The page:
Dave Anderson will read The Antiquary on the opening reception on 3 September at 4-6 pm. He has worked as an actor, musician and musical director for numerous Scottish theatre companies including the legendary 7:84 and Wildcat which he co-founded in 1978, touring internationally. Film credits include Gregory’s Girl, Heavenly Pursuits, Post Mortem and Orphans. Anderson is well known for his part in the long running BBC sit-com City Lights alongside his appearances on Taggart, Rab C. Nesbit, Monarch of the Glen and many other shows.
David Hewitt will read Walter Scott’s novel The Antiquary on the special opening evening event of the Autumn Open Weekend at Hospitalfield at 6-8 pm on 2 September. He was Regius Chalmers Professor of English Literature when he retired from the University of Aberdeen in 2008. He was editor-in-chief of the Edinburgh Edition of the Waverley Novels, the first scholarly edition of Scott’s fiction, which was published in thirty volumes by Edinburgh University Press, 2009. He personally edited The Antiquary and Rob Roy in this series. The Edition has revolutionised ideas of Scott and his achievement. With Professor Dr Alison Lumsden he led the Walter Scott Research Centre, which conducts and promotes research into Scott and his works, his intellectual context, and the ways in which his work was used by other writers, other arts, business and politics, particularly in the nineteenth century. Hewitt has wide interests in Enlightenment, Romantic and Scottish literature, and particularly in Burns, Scott and Byron, as well as Scottish language, and in textual and bibliographical research. He is currently Emeritus Professor at the University of Aberdeen.
On the morning of Saturday 3 September Lesley Harrison will run a writing workshop which is open to people who want to develop their writing skills or find fresh approaches. The workshop will focus around the psychological implications of the coast and offer the opportunity to work on themes such as ‘the coast as a beginning’ or ‘the coast as a boundary between order and chaos’, two ideas also reflected in The Antiquary story. This practical workshop will finish with a reflection session and chance to present the work to each other. £5 booking fee, please book online.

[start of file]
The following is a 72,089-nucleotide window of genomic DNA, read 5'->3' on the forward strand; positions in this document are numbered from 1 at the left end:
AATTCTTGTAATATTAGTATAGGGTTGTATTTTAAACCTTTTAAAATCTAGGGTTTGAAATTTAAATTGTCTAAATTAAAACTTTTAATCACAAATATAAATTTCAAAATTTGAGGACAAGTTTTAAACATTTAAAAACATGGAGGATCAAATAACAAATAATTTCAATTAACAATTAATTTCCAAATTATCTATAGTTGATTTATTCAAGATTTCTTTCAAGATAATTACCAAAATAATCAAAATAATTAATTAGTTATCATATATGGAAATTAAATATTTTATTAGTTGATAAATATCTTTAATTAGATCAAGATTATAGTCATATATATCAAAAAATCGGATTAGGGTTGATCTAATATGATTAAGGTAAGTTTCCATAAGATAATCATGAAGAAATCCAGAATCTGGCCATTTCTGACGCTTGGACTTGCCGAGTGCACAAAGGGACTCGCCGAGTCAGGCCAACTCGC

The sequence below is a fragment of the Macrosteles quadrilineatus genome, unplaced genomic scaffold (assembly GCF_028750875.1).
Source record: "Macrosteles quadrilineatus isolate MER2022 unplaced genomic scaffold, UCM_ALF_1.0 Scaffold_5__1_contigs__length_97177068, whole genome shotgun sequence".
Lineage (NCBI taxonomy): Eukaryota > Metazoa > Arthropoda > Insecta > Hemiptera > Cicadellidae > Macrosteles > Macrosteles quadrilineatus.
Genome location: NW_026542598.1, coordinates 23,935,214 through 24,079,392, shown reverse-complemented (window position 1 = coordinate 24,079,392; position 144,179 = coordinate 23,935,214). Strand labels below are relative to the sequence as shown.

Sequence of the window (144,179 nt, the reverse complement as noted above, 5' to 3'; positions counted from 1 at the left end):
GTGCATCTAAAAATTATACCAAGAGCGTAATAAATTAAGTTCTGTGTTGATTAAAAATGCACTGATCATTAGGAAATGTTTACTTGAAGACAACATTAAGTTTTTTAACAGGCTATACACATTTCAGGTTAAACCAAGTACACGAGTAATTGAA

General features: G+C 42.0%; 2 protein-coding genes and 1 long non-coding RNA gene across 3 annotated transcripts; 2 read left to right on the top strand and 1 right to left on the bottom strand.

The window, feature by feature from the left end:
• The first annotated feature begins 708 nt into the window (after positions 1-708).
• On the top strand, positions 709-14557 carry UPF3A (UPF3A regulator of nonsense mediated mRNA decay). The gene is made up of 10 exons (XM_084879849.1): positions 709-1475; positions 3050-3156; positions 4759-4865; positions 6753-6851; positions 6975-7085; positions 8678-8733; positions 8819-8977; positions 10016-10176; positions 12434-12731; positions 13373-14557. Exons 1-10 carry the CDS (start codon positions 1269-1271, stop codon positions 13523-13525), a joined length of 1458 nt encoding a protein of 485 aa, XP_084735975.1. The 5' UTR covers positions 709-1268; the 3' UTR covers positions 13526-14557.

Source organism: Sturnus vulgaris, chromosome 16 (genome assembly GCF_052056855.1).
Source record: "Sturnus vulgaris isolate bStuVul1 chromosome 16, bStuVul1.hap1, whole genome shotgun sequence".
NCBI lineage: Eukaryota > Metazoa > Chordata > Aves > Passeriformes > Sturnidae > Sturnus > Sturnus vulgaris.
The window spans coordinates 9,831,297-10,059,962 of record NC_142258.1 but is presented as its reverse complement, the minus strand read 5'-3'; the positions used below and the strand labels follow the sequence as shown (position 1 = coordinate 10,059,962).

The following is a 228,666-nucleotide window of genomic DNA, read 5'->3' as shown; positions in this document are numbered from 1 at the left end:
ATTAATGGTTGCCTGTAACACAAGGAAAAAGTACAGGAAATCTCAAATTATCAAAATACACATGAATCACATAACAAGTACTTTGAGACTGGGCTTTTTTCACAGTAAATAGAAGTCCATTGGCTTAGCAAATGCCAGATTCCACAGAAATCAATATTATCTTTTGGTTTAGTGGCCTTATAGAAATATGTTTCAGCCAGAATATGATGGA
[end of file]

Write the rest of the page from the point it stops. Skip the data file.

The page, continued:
Lesley Harrison grew up on the Angus coast. Through her poetry she examines how we locate ourselves in a landscape, forming our collective sense of place through intimacy with language, weather, history and local myth. She is currently doing a practice-led research PhD on poetries of the North Sea coast. Her publications include Beyond the Map (Mariscat), a poem sequence which explores the aftermath of the whaling industry, following the Dundee whalers up to the Northern Isles and into the polar seas beyond, and Ecstatics: a Language of Birds (Brae Editions), a collaboration with Orkney artist Laura Drever, which won the National Library of Scotland Callum Macdonald Award in 2012. She has held artists’ residencies in Ilullisat, Greenland and Longyearbyen, Svalbard, as well as the Robert Louis Stevenson Fellowship residency at Grez-sur-Loing, France. Her first full collection is due early in 2017.
Images: Landing at Cuthlie harbour, just north of the Red Head; Humpback whale skeleton at Castlesea beach near Auchmithie; Muckle Backit cottage, Auchmithie.
Reading the descriptions of Monkbarns within The Antiquary reveals a description of a peculiar apple tree planting technique employed by the monks which included “placing paving-stones beneath the trees when first planted, so as to interpose between their fibres and the subsoil” presumably in order that the roots ran out along the well drained and fertile top soil. Dr Crispin W. Hayes has undertaken specific research into the history of apple growing, pomo-culture, in the lower Tay Valley and his talk will draw attention to some of the physical, historical, economic and social influences and implications of orchards in this area. His research charts the growth and then decline of apple growing from the 12th Century agricultural activity brought by the Tironesian order who established both Arbroath Abbey and Lindores Abbey at Newburgh.
@OrchardRevival for facebook and twitter
This project is part of the Year of Innovation, Architecture and Design programme for 2016 and has received funding from Event Scotland.
Craft Scotland have supported the project through their Meet Your Maker scheme.
Thanks to Tomatin Distillery who have supplied their The Antiquary Blended Scotch Whisky for our opening events.